Patient Stories


10 years ago I had never heard of Hip Dysplasia in humans…only in dogs.

10 years ago, I was a runner…a marathon runner.

And then in January 2009, I was diagnosed with severe bi-lateral hip dysplasia. I had 12 degress cover on my left side and 15 degrees cover on my right.  This meant that I was lucky enough to undergo bilateral Periacetabular Osteotomies(PAOs), LPAO on 20th May 2009 and RPAO on 28th October 2009. My RPAO was three days after I turned 47, and lucky me, I suffered a stress fracture (which was undiagnosed for 3 ½ months) which meant that my recovery was not as easy as with my LPAO.  But being a stubborn old mule, I did not let this thwart my determination to walk the London Marathon in April 2010. I started training at 8 weeks post-op having ditched my crutches the day before, and completed it, with my husband, in just over 7 hours!  Four weeks later, I managed to slip and cause a stress fracture to my Ischium on my left hip, which put me back on crutches for another 6 weeks.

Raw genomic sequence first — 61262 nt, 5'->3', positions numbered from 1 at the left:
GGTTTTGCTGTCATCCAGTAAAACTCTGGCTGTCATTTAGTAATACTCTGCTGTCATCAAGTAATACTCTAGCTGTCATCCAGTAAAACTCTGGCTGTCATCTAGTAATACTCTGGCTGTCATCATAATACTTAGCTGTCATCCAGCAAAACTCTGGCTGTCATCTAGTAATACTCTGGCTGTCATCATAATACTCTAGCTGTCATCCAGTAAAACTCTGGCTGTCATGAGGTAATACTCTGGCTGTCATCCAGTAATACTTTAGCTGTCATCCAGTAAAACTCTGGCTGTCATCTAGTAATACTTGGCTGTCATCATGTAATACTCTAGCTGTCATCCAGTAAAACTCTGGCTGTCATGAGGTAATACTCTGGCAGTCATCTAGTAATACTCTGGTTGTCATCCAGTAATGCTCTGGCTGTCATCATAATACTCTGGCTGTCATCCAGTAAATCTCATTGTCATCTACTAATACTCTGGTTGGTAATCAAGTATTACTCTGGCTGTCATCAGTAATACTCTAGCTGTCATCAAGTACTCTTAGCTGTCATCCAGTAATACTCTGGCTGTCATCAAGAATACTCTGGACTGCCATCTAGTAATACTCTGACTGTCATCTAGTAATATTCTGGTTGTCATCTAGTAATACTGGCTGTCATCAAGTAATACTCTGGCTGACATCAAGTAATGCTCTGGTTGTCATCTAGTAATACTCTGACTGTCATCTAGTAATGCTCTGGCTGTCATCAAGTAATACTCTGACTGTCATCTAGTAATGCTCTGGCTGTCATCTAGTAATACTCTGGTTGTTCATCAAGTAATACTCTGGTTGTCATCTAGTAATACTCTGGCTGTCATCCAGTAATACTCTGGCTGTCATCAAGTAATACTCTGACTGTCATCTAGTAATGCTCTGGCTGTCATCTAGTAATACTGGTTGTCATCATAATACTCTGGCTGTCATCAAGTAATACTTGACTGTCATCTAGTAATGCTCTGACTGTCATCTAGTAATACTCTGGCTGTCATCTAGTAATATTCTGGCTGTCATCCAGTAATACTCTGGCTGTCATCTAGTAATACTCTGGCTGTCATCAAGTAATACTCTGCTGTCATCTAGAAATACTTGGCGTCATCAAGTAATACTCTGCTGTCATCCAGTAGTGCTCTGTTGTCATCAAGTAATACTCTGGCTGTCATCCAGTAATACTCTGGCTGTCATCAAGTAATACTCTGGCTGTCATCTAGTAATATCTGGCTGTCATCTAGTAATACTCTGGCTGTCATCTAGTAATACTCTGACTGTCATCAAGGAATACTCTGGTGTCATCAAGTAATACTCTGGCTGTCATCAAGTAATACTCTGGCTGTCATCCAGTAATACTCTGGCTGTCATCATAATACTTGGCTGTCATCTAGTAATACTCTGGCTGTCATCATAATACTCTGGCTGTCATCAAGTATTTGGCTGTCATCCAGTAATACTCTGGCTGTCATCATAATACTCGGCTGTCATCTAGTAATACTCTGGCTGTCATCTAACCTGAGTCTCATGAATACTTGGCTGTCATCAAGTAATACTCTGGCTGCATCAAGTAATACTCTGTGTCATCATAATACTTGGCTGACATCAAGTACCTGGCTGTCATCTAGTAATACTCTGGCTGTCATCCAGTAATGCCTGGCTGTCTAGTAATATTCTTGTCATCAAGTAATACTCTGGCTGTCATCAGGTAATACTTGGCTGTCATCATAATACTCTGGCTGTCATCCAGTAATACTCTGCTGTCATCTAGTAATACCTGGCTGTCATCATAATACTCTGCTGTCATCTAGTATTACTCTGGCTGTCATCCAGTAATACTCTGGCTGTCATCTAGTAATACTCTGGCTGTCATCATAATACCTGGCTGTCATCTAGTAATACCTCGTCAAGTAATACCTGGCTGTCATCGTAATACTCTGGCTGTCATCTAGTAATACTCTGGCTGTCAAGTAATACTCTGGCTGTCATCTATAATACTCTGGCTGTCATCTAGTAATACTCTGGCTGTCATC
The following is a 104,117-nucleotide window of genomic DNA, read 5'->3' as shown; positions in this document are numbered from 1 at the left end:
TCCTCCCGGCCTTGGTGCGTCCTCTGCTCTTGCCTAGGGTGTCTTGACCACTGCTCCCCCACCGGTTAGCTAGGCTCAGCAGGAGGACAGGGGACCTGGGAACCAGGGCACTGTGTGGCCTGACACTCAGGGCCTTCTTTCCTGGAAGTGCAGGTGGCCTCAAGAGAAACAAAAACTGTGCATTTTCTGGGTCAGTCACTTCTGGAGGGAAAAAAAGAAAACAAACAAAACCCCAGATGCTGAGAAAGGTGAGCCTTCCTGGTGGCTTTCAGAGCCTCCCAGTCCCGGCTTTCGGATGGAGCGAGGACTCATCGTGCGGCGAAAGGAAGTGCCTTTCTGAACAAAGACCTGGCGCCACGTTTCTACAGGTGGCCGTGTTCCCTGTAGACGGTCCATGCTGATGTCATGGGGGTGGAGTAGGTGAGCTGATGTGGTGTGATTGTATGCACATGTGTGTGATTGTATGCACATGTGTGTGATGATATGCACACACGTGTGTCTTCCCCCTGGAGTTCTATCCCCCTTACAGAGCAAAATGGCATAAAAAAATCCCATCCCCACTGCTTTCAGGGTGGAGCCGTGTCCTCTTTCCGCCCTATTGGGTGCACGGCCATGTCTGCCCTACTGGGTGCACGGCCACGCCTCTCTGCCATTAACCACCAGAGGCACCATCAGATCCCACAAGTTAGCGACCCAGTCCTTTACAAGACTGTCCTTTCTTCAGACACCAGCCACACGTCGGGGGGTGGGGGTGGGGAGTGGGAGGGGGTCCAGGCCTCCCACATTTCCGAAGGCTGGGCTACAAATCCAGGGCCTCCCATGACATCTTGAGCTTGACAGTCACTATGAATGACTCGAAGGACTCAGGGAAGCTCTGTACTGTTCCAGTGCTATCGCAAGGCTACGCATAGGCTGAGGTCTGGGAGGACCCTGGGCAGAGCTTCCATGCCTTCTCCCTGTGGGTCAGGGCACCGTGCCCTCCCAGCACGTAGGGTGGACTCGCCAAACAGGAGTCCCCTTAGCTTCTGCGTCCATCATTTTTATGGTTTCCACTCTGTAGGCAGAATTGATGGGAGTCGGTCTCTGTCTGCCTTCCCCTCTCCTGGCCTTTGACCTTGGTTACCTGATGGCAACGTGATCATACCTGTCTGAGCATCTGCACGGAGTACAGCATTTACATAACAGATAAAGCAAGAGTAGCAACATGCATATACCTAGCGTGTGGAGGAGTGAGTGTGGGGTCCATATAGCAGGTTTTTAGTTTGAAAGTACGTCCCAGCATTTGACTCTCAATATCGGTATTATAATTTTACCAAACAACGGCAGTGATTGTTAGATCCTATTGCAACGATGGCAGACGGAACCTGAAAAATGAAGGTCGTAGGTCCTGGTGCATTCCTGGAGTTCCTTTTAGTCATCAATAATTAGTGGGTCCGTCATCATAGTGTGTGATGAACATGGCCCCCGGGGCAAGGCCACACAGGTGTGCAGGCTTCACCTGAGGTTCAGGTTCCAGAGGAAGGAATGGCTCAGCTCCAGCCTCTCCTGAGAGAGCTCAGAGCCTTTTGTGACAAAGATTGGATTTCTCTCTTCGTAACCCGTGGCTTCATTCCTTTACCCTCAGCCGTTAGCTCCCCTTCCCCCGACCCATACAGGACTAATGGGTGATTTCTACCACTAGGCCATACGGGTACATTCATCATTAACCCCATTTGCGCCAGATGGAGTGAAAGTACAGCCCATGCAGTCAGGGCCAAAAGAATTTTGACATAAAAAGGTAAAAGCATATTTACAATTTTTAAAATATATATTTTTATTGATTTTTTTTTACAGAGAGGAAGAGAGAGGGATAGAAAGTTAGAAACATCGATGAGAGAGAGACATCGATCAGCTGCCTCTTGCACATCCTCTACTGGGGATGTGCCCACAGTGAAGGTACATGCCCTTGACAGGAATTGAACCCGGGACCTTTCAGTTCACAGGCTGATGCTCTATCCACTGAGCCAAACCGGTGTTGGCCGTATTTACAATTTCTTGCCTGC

Whilst this delayed my return to running, it did make me realise that whilst I had been okayed to run (three days prior to slipping!), I was actually not okay to run! I had huge muscle imbalances between my right and left leg, and I was weak generally overall. I wasn’t strong enough to run a few steps, let alone for an hour or more, and so, whilst on crutches for a third time in 12 months, I hatched a cunning plan!  This plan was to rehab the hell out of my legs, so with the help of a great sports therapist and a personal trainer, I set about starting from scratch, doing teeny weeny exercises which irritated the hell out of me, but my personal trainer warned me that if I were to do anything other than what he had instructed me to do, he would ban me from the gym…and he meant it!  So over a period of 9 months from August to April, I worked and I worked hard Four days a week. Week in, week out, until I felt strong enough to start running again – I was starting to go stir crazy in the gym! I ran my first 10k in the July of 2011. I was back, well, sort of…it was slow, but I was just so happy to be back out doing what made me happy. But there was still a lot of work to be done.